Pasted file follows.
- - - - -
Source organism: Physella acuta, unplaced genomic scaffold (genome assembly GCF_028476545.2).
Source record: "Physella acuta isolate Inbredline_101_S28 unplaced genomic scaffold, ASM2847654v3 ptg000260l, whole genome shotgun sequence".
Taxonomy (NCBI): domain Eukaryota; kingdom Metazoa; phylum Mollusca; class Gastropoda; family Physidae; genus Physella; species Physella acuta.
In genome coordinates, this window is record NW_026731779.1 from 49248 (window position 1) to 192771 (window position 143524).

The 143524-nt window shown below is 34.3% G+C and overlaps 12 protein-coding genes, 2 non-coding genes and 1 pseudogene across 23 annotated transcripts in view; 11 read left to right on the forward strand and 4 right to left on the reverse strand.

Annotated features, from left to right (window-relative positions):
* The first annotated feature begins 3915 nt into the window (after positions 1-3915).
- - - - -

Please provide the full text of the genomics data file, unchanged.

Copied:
Source organism: Physella acuta, unplaced genomic scaffold (genome assembly GCF_028476545.2).
Source record: "Physella acuta isolate Inbredline_101_S28 unplaced genomic scaffold, ASM2847654v3 ptg000260l, whole genome shotgun sequence".
Taxonomy (NCBI): domain Eukaryota; kingdom Metazoa; phylum Mollusca; class Gastropoda; family Physidae; genus Physella; species Physella acuta.
In genome coordinates, this window is record NW_026731779.1 from 49248 (window position 1) to 192771 (window position 143524).

The 143524-nt window shown below is 34.3% G+C and overlaps 12 protein-coding genes, 2 non-coding genes and 1 pseudogene across 23 annotated transcripts in view; 11 read left to right on the forward strand and 4 right to left on the reverse strand.

Annotated features, from left to right (window-relative positions):
* The first annotated feature begins 3915 nt into the window (after positions 1-3915).